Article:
Nicolas Dahlmann

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Nicolas Dahlmann
Général NICOLAS DAHLMANN.jpg
Portrait by Albert Gregorius
Born (1769-11-07)7 November 1769
Thionville, France
Died 10 February 1807(1807-02-10) (aged 37)
Pr. Eylau, Prussia
Allegiance France France
Service/branch Cavalry
Years of service 1777-1807
Rank Brigadier General
Battles/wars Napoleonic Wars

Nicolas Dahlmann (7 November 1769 – 10 February 1807) was a French cavalry general of the Napoleonic wars.

Early life[edit]

Dahlmann was born in Thionville[1] as the son of a trumpeter and enlisted in the French Army in 1777 at the age of 8, where his father and older brother were already serving in the Regiment Dauphin Cavalerie, which later in 1791 became the 12 Regiment de Cavalerie.

Napoleonic wars[edit]

Dahlmann served with the infantry and was deployed at the Armee de la Moselle and the Armee des Pyrenees Orientales. He was wounded at his right leg at Peyrestortes on 17 September 1793. From 1796 to 1798 he saw action with the Armee d'Italie and joined the Guides-a-Cheval de Bonaparte when they were formed in June 1796.

He went to Egypt with the Armee d'Orient and served at Salahieh and Aboukir. He returned to France with Napoleon in 1798 and became Chef d'Escadron of the Chasseurs-a-Cheval in October 1802. He served at Austerlitz and was promoted Colonel-Major of the Chasseurs-a-Cheval de la Garde Imperiale.

Dahlmann saw further action at the Battle of Jena and was promoted to General-de-Brigade in the age of 36.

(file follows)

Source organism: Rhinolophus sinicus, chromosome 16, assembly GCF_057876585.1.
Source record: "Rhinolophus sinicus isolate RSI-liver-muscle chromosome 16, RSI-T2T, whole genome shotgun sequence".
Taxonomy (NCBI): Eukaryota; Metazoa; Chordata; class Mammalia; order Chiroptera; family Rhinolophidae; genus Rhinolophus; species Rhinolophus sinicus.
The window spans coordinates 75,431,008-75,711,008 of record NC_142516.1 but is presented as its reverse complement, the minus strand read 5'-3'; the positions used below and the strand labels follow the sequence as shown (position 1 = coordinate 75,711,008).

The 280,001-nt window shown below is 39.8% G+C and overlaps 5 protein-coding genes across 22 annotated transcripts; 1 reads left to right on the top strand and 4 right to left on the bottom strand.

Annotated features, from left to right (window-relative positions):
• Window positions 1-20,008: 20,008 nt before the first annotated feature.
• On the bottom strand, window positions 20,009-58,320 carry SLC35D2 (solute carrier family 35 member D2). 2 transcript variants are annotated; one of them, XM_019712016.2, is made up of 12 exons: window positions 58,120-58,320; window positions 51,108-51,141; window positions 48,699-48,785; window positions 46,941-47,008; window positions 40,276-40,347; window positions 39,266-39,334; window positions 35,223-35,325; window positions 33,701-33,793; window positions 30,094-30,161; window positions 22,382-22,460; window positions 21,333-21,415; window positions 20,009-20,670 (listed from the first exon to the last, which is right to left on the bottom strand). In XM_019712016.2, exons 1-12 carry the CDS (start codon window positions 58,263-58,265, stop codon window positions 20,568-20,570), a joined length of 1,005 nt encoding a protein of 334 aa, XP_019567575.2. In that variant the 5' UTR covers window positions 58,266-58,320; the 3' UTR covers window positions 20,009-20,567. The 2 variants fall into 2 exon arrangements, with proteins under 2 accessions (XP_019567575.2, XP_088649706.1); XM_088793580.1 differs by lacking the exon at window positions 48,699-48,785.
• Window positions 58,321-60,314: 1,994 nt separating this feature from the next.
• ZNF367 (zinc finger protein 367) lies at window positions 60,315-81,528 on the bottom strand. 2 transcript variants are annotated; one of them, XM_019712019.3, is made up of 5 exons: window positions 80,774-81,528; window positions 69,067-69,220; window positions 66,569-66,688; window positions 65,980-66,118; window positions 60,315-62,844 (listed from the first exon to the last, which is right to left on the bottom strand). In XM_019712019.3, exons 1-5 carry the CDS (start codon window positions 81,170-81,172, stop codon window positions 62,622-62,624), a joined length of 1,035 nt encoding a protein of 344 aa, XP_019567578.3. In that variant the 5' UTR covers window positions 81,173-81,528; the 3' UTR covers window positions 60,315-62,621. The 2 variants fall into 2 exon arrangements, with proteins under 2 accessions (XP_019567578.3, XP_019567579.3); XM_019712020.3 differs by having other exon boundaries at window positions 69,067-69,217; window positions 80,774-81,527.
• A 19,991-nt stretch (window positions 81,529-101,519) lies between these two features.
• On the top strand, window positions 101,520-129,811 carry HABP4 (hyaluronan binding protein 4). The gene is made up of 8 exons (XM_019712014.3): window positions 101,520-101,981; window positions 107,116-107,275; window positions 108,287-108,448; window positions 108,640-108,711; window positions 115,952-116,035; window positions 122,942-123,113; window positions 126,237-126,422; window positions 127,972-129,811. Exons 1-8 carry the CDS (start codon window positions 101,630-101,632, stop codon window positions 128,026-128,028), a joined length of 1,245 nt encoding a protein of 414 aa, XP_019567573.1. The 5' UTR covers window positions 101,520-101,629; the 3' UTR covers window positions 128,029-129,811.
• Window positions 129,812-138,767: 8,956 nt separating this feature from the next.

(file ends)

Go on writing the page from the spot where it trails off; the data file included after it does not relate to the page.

Throughout the Battle of Eylau in February 1807 he was attached to the Imperial staff but requested to lead his old unit, the Chasseurs à Cheval, in a cavalry charge on 8 February 1807.[1] He was seriously wounded in his right hip from a heavy calibre artillery piece and died on 10 February 1807 in the manor house of Worienen.[2]

Napoleon granted Dahlmann's widow a pension of 6,000 francs and in 1811 accorded his only son the title of Baron de l'Empire at the age of 10. On the instructions of Napoleon, Dahlmann's heart was embalmed and taken to Paris where it was laid to rest in the Pantheon.[3]

References[edit]

  1. ^ a b Jensen, Nathan D. "General Nicolas Dahlmann". virtualarc.com. 
  2. ^ [1]
  3. ^ "The Top Twenty French Cavalry Commanders: General Nicolas Dahlmann". napoleon-series.org. 

External links[edit]

Media related to Nicolas Dahlmann at Wikimedia Commons